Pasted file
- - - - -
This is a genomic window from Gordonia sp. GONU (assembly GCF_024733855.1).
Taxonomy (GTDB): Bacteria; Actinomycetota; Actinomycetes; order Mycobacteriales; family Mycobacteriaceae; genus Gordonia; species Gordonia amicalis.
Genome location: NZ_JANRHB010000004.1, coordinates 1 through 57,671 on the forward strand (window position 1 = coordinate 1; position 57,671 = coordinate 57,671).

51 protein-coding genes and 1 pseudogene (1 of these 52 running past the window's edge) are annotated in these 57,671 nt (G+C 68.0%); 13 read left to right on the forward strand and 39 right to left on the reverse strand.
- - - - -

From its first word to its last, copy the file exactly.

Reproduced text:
This is a genomic window from Gordonia sp. GONU (assembly GCF_024733855.1).
Taxonomy (GTDB): Bacteria; Actinomycetota; Actinomycetes; order Mycobacteriales; family Mycobacteriaceae; genus Gordonia; species Gordonia amicalis.
Genome location: NZ_JANRHB010000004.1, coordinates 1 through 57,671 on the forward strand (window position 1 = coordinate 1; position 57,671 = coordinate 57,671).

51 protein-coding genes and 1 pseudogene (1 of these 52 running past the window's edge) are annotated in these 57,671 nt (G+C 68.0%); 13 read left to right on the forward strand and 39 right to left on the reverse strand.